outputting these files? I work with variable data printing software that
will xml as input, but that seems like the wrong tool for the job.

As I look around for Arbortext info, much of what I'm finding is several
years old and more. Are there consultants/freelancers still out there
for Arbortext that I could hire this work out to?

There is a very short list of qualified Arbortext partners:
http://squidoo.com/arbortext

However, if you have XML files that were created in Arbortext, there
is no requirement to do any post production using Arbortext. Arbortext
writes PURE XML. Any proprietary Arbortext extensions in the XML are
implemented as Processing Instructions, an XML mechanism. You can
process XML files created in Arbortext with any tools that process
native XML.

How much work it is for you to do it, that's up to you, your
resources, and skill availability/restrictions.

I'm all for more people learning XSL and DIY, but be sure to put a
cost to that before you just go off running.

Liz
 
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On Mar 19, 12:58*pm, Jim Dornbos <[email protected]> wrote:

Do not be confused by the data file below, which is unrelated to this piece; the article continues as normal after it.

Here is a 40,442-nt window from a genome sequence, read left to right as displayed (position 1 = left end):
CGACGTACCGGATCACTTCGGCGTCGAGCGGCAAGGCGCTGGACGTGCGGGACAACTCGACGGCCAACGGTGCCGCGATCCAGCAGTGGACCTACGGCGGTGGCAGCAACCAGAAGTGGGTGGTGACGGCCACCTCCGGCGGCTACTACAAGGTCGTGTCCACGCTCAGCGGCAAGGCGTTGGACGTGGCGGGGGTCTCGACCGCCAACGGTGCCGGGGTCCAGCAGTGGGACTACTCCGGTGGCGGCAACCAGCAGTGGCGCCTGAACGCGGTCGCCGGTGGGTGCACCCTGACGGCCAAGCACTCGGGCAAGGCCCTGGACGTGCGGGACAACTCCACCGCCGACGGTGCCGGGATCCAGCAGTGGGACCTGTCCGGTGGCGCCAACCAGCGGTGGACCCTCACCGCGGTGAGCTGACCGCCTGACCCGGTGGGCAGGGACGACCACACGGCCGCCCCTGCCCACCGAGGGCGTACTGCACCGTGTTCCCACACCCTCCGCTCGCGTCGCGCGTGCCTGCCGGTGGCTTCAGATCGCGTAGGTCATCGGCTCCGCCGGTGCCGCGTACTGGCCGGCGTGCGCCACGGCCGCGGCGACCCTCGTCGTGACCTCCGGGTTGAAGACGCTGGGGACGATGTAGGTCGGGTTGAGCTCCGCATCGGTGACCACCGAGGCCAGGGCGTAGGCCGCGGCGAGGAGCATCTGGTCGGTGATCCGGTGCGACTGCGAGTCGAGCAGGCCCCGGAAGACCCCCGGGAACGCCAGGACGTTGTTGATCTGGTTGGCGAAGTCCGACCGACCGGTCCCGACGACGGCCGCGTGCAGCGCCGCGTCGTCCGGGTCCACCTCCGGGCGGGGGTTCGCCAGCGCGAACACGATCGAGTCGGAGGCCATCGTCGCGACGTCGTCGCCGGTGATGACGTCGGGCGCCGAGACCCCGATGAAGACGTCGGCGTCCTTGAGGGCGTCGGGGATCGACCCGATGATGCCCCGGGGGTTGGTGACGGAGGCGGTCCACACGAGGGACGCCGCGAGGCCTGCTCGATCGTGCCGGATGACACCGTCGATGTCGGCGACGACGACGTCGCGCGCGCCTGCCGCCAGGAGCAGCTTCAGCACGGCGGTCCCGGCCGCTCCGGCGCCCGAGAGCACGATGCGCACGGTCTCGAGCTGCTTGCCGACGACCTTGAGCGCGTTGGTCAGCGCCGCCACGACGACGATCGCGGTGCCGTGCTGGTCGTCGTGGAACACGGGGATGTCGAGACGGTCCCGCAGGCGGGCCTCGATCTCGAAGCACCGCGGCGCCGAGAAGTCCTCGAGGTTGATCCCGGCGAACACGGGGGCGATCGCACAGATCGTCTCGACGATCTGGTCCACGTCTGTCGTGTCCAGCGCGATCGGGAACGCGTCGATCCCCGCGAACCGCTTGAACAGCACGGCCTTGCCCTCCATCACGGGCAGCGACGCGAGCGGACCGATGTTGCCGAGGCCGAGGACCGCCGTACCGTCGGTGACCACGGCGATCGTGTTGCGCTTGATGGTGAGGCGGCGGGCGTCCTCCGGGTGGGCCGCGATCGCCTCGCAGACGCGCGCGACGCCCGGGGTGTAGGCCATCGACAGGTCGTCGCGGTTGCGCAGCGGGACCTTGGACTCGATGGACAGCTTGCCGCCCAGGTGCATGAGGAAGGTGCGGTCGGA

> I have a customer who has supplied a collection of xml, png and dtd
> files to me. The xml's second line indicates the files were created by
> Arbortext: <!--Arbortext, Inc., 1988-2010, v.4002-->.
>
> I need to be able to format the supplied files into a user manual layout
> and create PDFs as output. No stylesheets were supplied.
>
> Short of investing in an Arbortext installation, any suggestions for an
> xml newbie as to what software I should consider for formatting and
> outputting these files? I work with variable data printing software that
> will xml as input, but that seems like the wrong tool for the job.
>
> As I look around for Arbortext info, much of what I'm finding is several
> years old and more. Are there consultants/freelancers still out there
> for Arbortext that I could hire this work out to?

There is a very short list of qualified Arbortext partners:
http://squidoo.com/arbortext